lines(dose, ci.lb, lty=2)
lines(dose, ci.ub, lty=2)})
· points(dosex_bin$dose, predict(lin_bin, dosex_bin, exp=TRUE)$pred, type=“l”, lty=3, col=“blue”)
The explanation of the graph command is the same as for the linear model.
However, ylim=c(0, 15) means that the y-axis is displayed only between 0 and 15. These values must be adjusted appropriately to represent the graph properly.
The last points command displays the linear model in the same graph.
The black solid line in the middle indicates the risk, and the upper and lower black dotted lines indicate a 95% CI. The blue dotted line at the bottom indicates the risk of the linear model.
The risk in the quadratic model is slightly different from the risk in the linear model. It is similar until a dose of approximately 40, but the risk tends to increase after that and increases sharply from 70. Therefore, according to the quadratic model, when the alcohol intake dose is high (higher than 40), the risk of CVD increases sharply (Figure 4).

Restricted cubic spline model

We will create a cubic spline model among the non-linear models. The method of calculating the regression coefficient is the same as in the abovementioned linear model, but the dose level must be subdivided beforehand.
■ Division of dose level
The dose levels must be subdivided to examine the risk of a dose-response at each level. What should be noted here is that the doses of individual studies are not the same, and the level setting of the dose group can be a problem because the relationship of the risk to the dose-response is non-linear. Therefore, the best approach to the dose group setting in a non-linear relationship that has been developed until now is to subdivide the levels using RCS [1-3].
· library(“rms”)
· knots_bin <- quantile(data_bin$dose, c(.05, .35, .65, .95))
In R, RCS can be used through the “rms” package. After specifying data in the quantile function, the 5%, 35%, 65%, and 95% intervals are divided as vectors. The number and range of the dose levels can be adjusted appropriately. When you set four doses, a total of three dose levels are created for knots_bin (knots-1).
■ Calculation of dose level risk (regression coefficient)
· spl_bin <- dosresmeta(formula=logrr ~ rcs(dose, knots_bin), type=type, id=id, se=se, cases=cases, n=n, data=data_bin)
· summary(spl_bin)
The “dosresmeta” function is used. Enter the dependent variable, logrr, in the formula. For independent variables, enter the dose and the previously divided three dose levels after “~” in the RCS function. Then, enter ID, type, se, cases, and n, and set the data_bin with these variables. This model is set as spl_bin.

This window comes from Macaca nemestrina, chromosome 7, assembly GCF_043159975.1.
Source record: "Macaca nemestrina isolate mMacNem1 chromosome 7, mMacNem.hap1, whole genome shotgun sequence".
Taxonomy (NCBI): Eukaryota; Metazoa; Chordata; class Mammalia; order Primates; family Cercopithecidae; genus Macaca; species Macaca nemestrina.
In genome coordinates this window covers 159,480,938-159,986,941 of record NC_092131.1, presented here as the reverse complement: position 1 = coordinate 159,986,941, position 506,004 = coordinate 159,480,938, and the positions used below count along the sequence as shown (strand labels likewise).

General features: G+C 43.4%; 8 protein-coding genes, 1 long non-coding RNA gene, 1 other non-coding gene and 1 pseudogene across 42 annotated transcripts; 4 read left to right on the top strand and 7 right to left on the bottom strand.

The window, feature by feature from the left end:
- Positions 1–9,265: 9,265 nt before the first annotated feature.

The goodness of fit of this model is statistically significant (p=0.038).
The estimated regression coefficient for each dose level can be verified, but interpreting the risk for each dose level is meaningless because the dose levels were arbitrarily divided to test the linearity.
■ Testing the linearity of dose level risk (regression coefficient)
The most important part in an analysis that assumes non-linearity is to test whether the slopes of the regression lines for each dose level have statistically significant differences. If they do not show significant differences, it can be determined that there is linearity.
In an analysis that assumes non-linearity, the differences in the slopes of the three dose levels can be tested as follows:
· waldtest(b=coef(spl_bin), Sigma=vcov(spl_bin), Terms=2:3)
The command for testing linearity is “waldtest”. The first of the three dose levels is excluded because it is the total raw data itself, and the joint slope of the second and third dose levels is tested.
The null hypothesis (H0): doses2=doses3=0.
If the p-value is larger than 0.05, the null hypothesis is accepted, and the joint slope is zero, meaning that there is no slope. Because the slopes of the two dose levels have no difference, it is determined that the model has linearity.
If the p-value is smaller than 0.05, the null hypothesis is rejected, and the joint slope is not zero. Thus, because there is a slope or the slopes of the two dose levels have a difference, it is determined that the model has nonlinearity.
As a result of waldtest, the p-value is 0.018. Therefore, this model has non-linearity.
- Cubic spline model graph
The cubic spline model is plotted in Figure 5.
· xref_bin <- 0
· with(predict(spl_bin, dosex_bin, xref_bin, exp=TRUE),{plot(get(“rcs(dose, knots_bin)dose”), pred, type=“l”, ylim=c(0.4, 10), ylab=“cardiovascular disease relative risk”, xlab=“alcohol consumption, grams/day”, log=“y”, bty=“l”, las=1) matlines (get(“rcs(dose, knots_bin)dose”), cbind(ci.ub, ci.lb), col=1, lty=“dashed”)})
· points(dosex_bin$dose, predict(lin_bin, dosex_bin, xref_bin, exp=TRUE)$pred, type=“l”, lty=3, col=“blue”)
The explanation for the graph command is the same as in the linear model. xref_bin specifies a certain value for the dose reference variable. If you change the value of the reference variable appropriately according to the shape of the created graph, your discriminating ability will improve. Hence, you can set the value to zero at first and change it according to the shape of the graph.